Surface Laptop Review: Where is the Evolution?

I have been a fan of the Surface line of products since the first Surface RT tablet was released in 2012. Microsoft predicated the Surface line on being versatile, and combining the usability of a tablet with the functionality of a laptop. Microsoft followed up the Surface form factor with the Surface Book, which took the 2-in-1 approach from the opposite direction – notebook first, then optional tablet. The third form factor in the Surface family was the Surface Studio. Microsoft didn’t make nearly as many waves with this product, because it was a niche product – very few individuals were asking for an all-in-one that could fold down nearly flat onto their desktop for a drawing easel.

Most recently, Microsoft has extended the Surface family to the Surface Laptop – the first true clamshell laptop that Microsoft has ever produced.

The Surface Laptop stands in a confusing place. It is both one of the best laptops ever made, and one of the worst Surfaces ever made.



The Surface Laptop does fit into the Surface family as you’d expect. In a way, it looks like someone took all of the computer parts out of the Surface Pro and stuck them into the keyboard. In comparison to the 2017 MacBook Pro, I would argue it actually boasts a more modern design. Specifically, the way the keyboard deck wedges outwards from a base with a smaller footprint makes for a more interesting shape than the curvy rectangular prism that many laptops take on these days. The top half of the laptop is amazingly thin – in fact, Microsoft pointed out that it is the thinnest touch panel on a laptop.

The bottom half is covered with a smooth fabric surface that feels very soft to the touch. It is an acquired taste. In a different color, I imagine it would look better, but the grey makes me think of my family’s 1993 Toyota Previa.



The screen on the Surface Laptop is par for the (really good) Surface course. It is bright, clear, and high resolution. The 3×2 aspect ratio is appreciated for a little extra viewing space.


Keyboard and Trackpad

The Surface Laptop keyboard is more similar to the Surface Pro keyboard than it is the Surface Book. Many reviewers have pointed that out. But I do not like the Surface Pro keyboard. While keys have a decent amount of travel and the fabric is comfortable to rest your hands on, It is too flimsy and unstable to be comfortable. Meanwhile, the Surface Laptop has an amazing keyboard, with the only similarity to the Surface Book being stability and spread out keys. The fabric deck is a lot more comfortable to rest your wrists on for long periods of time. In fact, it is notably more comfortable than the MacBook Pro 2017, the Dell XPS 15, the HP Spectre x360, and several other laptops to use the Surface Laptop’s keyboard for long periods of time.

The trackpad, in my eyes, is one of the best that I have ever used. It has a satisfying click, and while it does not feel as glossy or as smooth as the Surface Book keyboard, it is still very responsive and tactile.


Performance / Price

One of the biggest frustrations that many consumers had once the Surface Laptop was announced was the entry level specifications. The lowest end version of the Surface Laptop, which is the model I have, comes equipped with a 7th generation Intel Core i5, 4 GB of RAM, and 128 GB of internal, non-upgradable storage. While I am not surprised that the storage is only 128GB an non-upgradeable, many were particularly concerned at only having 4 GB of RAM. After my review of the HP Spectre 15-inch (which can be found here) I was convinced that 4 GB was nowhere near enough. But then I spent over a month with the Surface Laptop, and put it through its paces. While I never did anything too demanding to it, I never noticed any issues with not having enough RAM. I believe that just like Google does better with software than other Android manufacturers, Microsoft can effectively do more with less relative to companies like HP.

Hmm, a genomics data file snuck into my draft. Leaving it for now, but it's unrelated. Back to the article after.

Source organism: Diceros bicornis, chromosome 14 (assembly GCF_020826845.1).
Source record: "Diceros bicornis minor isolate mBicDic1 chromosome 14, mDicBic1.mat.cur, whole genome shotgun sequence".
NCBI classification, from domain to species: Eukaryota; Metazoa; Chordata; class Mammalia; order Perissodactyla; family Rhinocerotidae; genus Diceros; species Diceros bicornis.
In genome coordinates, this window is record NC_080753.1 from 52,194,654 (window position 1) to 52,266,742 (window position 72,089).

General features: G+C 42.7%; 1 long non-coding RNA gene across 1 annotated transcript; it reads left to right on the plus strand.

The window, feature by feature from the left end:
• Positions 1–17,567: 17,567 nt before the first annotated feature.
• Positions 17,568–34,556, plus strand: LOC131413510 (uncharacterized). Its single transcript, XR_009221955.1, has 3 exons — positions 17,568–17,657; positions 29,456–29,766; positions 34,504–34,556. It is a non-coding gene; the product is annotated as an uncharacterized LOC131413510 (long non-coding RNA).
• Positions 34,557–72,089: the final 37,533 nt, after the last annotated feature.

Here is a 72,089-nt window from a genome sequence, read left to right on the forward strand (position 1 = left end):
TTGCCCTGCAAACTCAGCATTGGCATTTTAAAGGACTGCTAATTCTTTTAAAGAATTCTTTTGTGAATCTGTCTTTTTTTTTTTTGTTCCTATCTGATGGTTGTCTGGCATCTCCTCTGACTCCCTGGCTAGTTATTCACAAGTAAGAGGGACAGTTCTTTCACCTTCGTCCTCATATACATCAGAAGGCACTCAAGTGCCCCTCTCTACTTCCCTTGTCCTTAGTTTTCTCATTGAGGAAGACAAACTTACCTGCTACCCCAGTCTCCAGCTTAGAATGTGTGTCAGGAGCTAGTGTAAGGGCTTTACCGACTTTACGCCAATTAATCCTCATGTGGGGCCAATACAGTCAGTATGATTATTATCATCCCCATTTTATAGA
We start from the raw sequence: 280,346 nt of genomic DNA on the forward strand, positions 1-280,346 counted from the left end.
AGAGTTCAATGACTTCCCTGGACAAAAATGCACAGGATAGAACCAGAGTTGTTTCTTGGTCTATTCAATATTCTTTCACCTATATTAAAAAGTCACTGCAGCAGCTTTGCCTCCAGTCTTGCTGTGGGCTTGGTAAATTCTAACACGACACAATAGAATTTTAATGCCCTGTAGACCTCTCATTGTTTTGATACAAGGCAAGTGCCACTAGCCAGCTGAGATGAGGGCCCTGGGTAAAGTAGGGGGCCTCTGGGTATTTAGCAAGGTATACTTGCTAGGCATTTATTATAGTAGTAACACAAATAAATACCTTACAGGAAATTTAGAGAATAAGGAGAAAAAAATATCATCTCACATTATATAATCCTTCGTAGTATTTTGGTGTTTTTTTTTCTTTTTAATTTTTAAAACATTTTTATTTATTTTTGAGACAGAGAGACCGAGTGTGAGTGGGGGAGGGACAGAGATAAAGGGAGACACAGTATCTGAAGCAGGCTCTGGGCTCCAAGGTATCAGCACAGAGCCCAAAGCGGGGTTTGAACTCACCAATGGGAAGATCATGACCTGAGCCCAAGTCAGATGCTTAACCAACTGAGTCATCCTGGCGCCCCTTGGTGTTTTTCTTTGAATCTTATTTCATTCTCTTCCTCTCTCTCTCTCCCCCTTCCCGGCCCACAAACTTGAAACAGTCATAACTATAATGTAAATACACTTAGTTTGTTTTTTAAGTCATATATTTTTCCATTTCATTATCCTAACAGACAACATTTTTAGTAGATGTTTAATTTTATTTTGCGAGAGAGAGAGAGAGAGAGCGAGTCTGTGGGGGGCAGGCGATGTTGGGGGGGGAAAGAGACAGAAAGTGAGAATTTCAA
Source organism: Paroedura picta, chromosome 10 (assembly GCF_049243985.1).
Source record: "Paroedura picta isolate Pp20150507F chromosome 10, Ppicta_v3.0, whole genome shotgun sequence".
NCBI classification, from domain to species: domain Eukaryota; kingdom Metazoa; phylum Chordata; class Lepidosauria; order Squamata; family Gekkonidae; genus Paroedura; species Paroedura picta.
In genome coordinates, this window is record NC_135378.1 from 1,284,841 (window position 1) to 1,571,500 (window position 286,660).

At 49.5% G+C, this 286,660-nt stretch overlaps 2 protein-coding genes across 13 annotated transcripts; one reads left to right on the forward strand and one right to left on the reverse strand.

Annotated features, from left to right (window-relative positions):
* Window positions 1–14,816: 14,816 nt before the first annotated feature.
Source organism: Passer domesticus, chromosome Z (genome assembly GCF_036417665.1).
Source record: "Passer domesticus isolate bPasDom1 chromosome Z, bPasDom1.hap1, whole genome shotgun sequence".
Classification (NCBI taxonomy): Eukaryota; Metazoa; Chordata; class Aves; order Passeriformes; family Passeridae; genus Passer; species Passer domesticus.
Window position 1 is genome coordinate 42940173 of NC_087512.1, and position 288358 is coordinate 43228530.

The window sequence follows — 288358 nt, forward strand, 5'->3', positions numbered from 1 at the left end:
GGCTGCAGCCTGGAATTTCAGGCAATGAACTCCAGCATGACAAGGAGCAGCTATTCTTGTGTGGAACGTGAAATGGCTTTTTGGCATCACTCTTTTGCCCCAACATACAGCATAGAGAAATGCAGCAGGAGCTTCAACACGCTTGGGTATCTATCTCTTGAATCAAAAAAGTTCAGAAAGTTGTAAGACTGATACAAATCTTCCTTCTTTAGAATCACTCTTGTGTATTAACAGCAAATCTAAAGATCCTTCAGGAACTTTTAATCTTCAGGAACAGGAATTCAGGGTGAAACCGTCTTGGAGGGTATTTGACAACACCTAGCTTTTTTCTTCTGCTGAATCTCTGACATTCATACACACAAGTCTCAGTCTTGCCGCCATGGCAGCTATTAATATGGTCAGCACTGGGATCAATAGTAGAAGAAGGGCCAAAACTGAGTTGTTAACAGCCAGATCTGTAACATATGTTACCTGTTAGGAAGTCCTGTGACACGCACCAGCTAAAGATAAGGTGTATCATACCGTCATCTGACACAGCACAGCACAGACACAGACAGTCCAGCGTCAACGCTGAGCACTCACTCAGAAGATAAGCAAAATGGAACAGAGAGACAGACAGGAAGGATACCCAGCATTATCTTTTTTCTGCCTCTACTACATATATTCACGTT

That being said, if you plan on using the Surface Laptop for more than just browsing and Office, or you plan to keep it for several years, I highly recommend you get an 8 GB model.


Bottom Line

If you paid attention to my introduction, you may have noticed I made the really confusing statement of “It is both one of the best laptops ever made, and one of the worst Surfaces ever made”, and haven’t revisited it since. The fact is, the Surface Laptop is an absolutely fantastic device if you want a touch screen clamshell laptop, with a great keyboard, trackpad, and design. But up until Microsoft announced the Surface Laptop, every new product they announced was intended to innovate the space. First came the original Surface followed up by the Surface Pro, which were tablets that could accomplish the productivity of a laptop. Then came the Surface Book, a laptop with the usability and portability of a tablet. Then came the Surface Studio, which was an All-In-One designed for artists. Now, we have the Surface Laptop. Which is simply, a laptop. There is nothing in particular distinguishing it from any of the other great laptops out there.

Like my review of the MacBook Pro 2017 (which can be found here), I am particularly frustrated with Microsoft for announcing the Surface Laptop only a few months before Intel released their 8th generation processors, which I believe are a leap in terms of performance. The Surface Laptop would be a much better device with a quad core eighth generation processor.

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